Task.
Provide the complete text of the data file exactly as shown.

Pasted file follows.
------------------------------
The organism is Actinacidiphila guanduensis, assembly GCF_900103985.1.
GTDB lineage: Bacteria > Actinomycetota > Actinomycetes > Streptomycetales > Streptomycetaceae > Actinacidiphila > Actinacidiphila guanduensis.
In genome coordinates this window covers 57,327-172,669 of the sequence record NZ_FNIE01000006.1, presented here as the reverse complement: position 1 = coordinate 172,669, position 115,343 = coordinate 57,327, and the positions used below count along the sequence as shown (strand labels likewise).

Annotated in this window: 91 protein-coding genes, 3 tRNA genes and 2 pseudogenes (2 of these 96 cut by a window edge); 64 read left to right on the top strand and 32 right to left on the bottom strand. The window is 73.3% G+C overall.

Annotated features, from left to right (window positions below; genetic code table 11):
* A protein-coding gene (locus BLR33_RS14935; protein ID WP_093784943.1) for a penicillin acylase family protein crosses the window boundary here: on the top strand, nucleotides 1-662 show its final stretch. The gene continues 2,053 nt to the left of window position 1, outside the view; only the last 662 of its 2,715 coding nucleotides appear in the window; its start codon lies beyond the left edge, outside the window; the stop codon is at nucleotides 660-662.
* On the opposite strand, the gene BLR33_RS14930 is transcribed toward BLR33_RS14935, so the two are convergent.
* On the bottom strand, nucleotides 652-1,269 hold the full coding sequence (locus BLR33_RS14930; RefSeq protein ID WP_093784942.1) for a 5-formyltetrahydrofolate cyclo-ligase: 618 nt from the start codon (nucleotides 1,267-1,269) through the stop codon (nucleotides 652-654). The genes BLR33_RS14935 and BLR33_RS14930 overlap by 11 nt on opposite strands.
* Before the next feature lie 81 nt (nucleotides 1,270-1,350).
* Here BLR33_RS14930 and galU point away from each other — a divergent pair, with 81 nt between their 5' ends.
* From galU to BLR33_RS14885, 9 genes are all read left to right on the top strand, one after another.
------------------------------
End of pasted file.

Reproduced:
The organism is Actinacidiphila guanduensis, assembly GCF_900103985.1.
GTDB lineage: Bacteria > Actinomycetota > Actinomycetes > Streptomycetales > Streptomycetaceae > Actinacidiphila > Actinacidiphila guanduensis.
In genome coordinates this window covers 57,327-172,669 of the sequence record NZ_FNIE01000006.1, presented here as the reverse complement: position 1 = coordinate 172,669, position 115,343 = coordinate 57,327, and the positions used below count along the sequence as shown (strand labels likewise).

Annotated in this window: 91 protein-coding genes, 3 tRNA genes and 2 pseudogenes (2 of these 96 cut by a window edge); 64 read left to right on the top strand and 32 right to left on the bottom strand. The window is 73.3% G+C overall.

Annotated features, from left to right (window positions below; genetic code table 11):
* A protein-coding gene (locus BLR33_RS14935; protein ID WP_093784943.1) for a penicillin acylase family protein crosses the window boundary here: on the top strand, nucleotides 1-662 show its final stretch. The gene continues 2,053 nt to the left of window position 1, outside the view; only the last 662 of its 2,715 coding nucleotides appear in the window; its start codon lies beyond the left edge, outside the window; the stop codon is at nucleotides 660-662.
* On the opposite strand, the gene BLR33_RS14930 is transcribed toward BLR33_RS14935, so the two are convergent.
* On the bottom strand, nucleotides 652-1,269 hold the full coding sequence (locus BLR33_RS14930; RefSeq protein ID WP_093784942.1) for a 5-formyltetrahydrofolate cyclo-ligase: 618 nt from the start codon (nucleotides 1,267-1,269) through the stop codon (nucleotides 652-654). The genes BLR33_RS14935 and BLR33_RS14930 overlap by 11 nt on opposite strands.
* Before the next feature lie 81 nt (nucleotides 1,270-1,350).
* Here BLR33_RS14930 and galU point away from each other — a divergent pair, with 81 nt between their 5' ends.
* From galU to BLR33_RS14885, 9 genes are all read left to right on the top strand, one after another.